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visits the robben island, where nelson mandela was imprisoned for 27 years. >> it was a revelation to see were nelson mandela stayed for such a long time. > >> for me it was interesting to
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see how small it was. the sale was literally smaller than most peoples. to have someone come out of a place like that and has such peace in his heart, still, wow, that is amazing. >> i learned so much. .et i am a child of that era mandelaiate what nelson and the others went through. the world would probably be a different place if it wasn't for their hard work. ♪ >> have your parents ever seen you perform in an opera?
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>> never. >> i would like to see him. totruly, truly i would like be in front of him and listened. >> that is a clip from "i live that follows three young singers from cape town's opera school. the film prepares tonight on pbs and new york city. you can watch it online as well starting tomorrow. for more we're joined by the film's director, julie cohen. welcome. first of all, tell me about the singer in the first clip and his parents and what you learned about the young people of south africa today making this film. >> absolutely. there were two singers in that clip, thesale and makudupanyane and thesale's parents who had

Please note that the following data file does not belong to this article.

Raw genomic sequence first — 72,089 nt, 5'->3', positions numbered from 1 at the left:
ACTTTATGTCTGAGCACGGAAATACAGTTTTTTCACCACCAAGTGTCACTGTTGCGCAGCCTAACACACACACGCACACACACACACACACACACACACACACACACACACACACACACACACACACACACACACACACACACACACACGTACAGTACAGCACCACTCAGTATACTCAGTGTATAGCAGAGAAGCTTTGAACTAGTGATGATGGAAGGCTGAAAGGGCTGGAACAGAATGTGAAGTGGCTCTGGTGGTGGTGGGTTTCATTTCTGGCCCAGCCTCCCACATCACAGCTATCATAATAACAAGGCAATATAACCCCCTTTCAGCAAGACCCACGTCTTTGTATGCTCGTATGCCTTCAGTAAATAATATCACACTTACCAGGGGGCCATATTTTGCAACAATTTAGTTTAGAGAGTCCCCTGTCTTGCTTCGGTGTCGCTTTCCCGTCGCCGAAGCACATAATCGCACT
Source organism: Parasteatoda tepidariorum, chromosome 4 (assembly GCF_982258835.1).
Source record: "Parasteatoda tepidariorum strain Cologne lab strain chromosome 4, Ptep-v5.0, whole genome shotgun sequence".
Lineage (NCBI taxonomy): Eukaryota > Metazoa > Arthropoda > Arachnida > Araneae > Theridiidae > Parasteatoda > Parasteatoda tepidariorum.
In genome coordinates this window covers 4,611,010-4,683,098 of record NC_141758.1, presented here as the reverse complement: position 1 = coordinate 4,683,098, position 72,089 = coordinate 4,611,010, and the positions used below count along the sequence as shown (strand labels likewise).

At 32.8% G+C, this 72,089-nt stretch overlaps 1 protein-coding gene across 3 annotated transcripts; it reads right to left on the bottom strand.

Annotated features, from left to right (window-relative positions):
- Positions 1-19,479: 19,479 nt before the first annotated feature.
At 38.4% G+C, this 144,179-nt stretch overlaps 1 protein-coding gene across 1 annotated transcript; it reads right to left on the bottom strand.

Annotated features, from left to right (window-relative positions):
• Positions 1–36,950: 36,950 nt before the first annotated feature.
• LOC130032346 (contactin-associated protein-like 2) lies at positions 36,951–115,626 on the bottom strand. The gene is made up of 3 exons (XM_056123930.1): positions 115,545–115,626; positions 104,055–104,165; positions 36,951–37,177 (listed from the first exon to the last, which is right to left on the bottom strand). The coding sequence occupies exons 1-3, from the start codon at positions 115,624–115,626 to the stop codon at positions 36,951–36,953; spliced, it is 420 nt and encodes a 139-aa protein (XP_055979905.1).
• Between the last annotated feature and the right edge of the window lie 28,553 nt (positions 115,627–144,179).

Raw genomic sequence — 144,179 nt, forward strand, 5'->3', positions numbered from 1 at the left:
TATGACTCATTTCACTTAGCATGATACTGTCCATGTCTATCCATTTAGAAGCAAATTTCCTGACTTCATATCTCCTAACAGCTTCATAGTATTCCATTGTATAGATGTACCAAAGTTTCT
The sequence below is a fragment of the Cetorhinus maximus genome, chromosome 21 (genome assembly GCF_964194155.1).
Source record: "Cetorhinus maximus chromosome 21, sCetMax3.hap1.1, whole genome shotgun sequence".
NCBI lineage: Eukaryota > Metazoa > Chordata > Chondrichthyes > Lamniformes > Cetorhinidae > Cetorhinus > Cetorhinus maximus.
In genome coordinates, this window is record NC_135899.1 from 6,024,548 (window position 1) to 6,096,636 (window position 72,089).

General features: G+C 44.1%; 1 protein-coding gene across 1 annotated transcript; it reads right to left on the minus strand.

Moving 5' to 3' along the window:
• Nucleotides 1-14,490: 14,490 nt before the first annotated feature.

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never had the opportunity to see him perform in an opera before and were quite surprised he chose this as a career path. as they noted, their dreams when he was born didn't really include in education at the finest universe in the country because at that time, but was not only impossible, but almost beyond imagination. the huge changes that have taken place in thesale's 26 year lifetime has been a thrill for them, but also led surprising directions because they had not been familiar with operable for their son became singing it, and i thought he was now not only going to be going to the finest opera school at the finest university in the country, but also visiting europe and the united states with his singing, really blew the whole family away. >> this whole idea in terms of the african majority in south africa to see opera as